Tel. 845-5333. Monday to Friday, 8 a.m. to 2 a.m. Saturday, 10 a.m. to 2 a.m. Sunday, 10 a.m. to 1 a.m. (Reservations required Thursday through Sunday, tables usually available without reservation after 2 pm and 10 pm.) $60 for two before wine, taxes and service.
Take Montreal and pour it into a pot. Slowly turn up the heat and start reducing. As the city bubbles away, we are down to the Latin Quarter, to rue Saint-Denis. Keep simmering until we have reduced Montreal to its essence, a dozen or so long blocks between Mount Royal and René-Lévesque. Now, in the final stage of demi-glace, the heart and soul of Montreal emerges. It is the restaurant L'Express.
Chairs from old Montreal taverns. Marble table tops with napery at dinner and only plain paper covering them at lunch. Warm tones, a funky zinc style bar, a narrow long room with too much noise, too many people, good cornichons and bread on the table and a superb wine list with bargains by the glass. And recently, breakfast (café-au-lait, croissants, omelets, etc.)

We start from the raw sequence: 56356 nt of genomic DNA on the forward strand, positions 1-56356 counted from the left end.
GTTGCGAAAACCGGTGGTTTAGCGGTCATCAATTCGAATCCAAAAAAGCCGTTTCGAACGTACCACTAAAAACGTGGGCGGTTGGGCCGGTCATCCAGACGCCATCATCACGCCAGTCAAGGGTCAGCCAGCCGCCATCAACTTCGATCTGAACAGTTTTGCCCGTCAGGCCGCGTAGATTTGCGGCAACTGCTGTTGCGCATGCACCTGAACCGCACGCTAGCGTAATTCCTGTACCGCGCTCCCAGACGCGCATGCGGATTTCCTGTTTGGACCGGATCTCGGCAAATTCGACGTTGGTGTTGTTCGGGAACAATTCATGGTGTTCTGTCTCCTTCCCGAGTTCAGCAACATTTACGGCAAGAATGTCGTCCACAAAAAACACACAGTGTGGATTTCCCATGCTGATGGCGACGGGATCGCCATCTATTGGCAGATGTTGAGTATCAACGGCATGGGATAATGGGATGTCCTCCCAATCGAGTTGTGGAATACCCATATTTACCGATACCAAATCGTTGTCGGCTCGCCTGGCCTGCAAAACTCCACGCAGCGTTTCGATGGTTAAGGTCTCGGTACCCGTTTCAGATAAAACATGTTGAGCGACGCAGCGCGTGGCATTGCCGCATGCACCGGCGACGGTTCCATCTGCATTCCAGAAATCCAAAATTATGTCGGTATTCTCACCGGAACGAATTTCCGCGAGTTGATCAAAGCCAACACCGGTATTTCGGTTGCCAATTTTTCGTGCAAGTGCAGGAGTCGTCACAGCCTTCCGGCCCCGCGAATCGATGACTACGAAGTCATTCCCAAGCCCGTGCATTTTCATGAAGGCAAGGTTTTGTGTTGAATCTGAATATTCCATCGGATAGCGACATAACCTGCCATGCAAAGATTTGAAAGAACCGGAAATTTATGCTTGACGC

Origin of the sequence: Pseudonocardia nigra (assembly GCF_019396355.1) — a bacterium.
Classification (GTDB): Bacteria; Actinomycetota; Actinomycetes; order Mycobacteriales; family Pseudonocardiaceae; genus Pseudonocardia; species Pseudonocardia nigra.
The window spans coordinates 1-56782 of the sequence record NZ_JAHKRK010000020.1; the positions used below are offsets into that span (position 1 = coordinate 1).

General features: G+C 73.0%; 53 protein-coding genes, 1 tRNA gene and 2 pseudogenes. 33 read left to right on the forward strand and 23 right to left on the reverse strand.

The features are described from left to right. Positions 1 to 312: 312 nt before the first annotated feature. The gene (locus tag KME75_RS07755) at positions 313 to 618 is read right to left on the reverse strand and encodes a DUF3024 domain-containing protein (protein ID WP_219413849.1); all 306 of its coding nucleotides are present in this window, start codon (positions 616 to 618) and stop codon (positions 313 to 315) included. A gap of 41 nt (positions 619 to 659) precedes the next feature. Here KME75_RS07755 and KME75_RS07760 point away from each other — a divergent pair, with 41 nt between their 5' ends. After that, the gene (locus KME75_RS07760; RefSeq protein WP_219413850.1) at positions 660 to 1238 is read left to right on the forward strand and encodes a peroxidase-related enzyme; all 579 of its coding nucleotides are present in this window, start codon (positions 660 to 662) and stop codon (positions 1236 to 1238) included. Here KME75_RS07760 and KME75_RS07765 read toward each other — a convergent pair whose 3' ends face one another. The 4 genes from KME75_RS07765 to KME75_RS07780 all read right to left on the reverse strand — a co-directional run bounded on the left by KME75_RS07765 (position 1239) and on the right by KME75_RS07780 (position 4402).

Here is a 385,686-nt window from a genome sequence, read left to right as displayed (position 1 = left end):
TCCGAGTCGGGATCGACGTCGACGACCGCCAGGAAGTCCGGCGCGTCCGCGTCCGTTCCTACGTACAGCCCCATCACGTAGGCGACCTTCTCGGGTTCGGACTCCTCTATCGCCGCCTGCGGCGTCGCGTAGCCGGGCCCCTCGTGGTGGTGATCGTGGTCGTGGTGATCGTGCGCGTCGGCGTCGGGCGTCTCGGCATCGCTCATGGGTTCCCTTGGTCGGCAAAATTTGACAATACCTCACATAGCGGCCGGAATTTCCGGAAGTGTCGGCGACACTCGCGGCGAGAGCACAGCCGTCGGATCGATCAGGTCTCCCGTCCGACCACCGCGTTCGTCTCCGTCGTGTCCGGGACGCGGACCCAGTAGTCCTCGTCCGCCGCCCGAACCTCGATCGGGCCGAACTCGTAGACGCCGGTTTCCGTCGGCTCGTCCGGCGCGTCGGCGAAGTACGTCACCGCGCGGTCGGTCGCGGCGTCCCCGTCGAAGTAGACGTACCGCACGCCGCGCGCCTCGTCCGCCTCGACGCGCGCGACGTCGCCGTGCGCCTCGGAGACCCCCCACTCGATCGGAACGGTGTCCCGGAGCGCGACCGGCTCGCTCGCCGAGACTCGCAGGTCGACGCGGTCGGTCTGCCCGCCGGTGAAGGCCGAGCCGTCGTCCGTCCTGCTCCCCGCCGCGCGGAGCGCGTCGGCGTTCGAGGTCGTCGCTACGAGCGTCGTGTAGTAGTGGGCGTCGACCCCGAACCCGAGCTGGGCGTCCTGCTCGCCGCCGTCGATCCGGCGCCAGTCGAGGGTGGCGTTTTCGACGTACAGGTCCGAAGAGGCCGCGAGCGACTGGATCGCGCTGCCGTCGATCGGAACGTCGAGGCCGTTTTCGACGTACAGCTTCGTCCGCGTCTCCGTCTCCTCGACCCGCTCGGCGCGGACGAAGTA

The staff knows their clientele and regulars do get preference; but outsiders get a good welcome too particularly when they have made reservations or don't mind sitting at the bargreat if you are alonewhen there are no tables available.
The kitchen knows its food. Unpretentious, great French bistro cooking. Steak and frites, fresh market vegetables (fiddleheads in a bacon, mushroom and cheese sauce in season), lobster morels and scallops, a rich duck foie gras, a simple green salad with roasted pine nuts. The daily specials are scattered at the sides of the menu. There is a separate desert menu with its own selection of wines and eaux-de-vie. Baba-au-rhum? don't mind if I do. Ile flottant encased in caramel, a rich dense chocolate pie.
I have never had a bad dish here. This is not to say that L'Express offers the best French cooking in the city. That is not a function of bistros. This is satisfying, extremely well prepared French food, moderately priced. L'Express promises a taste of how we, Montrealers, define ourselves. And it serves it up by the platter. Reviewed by Barry Lazar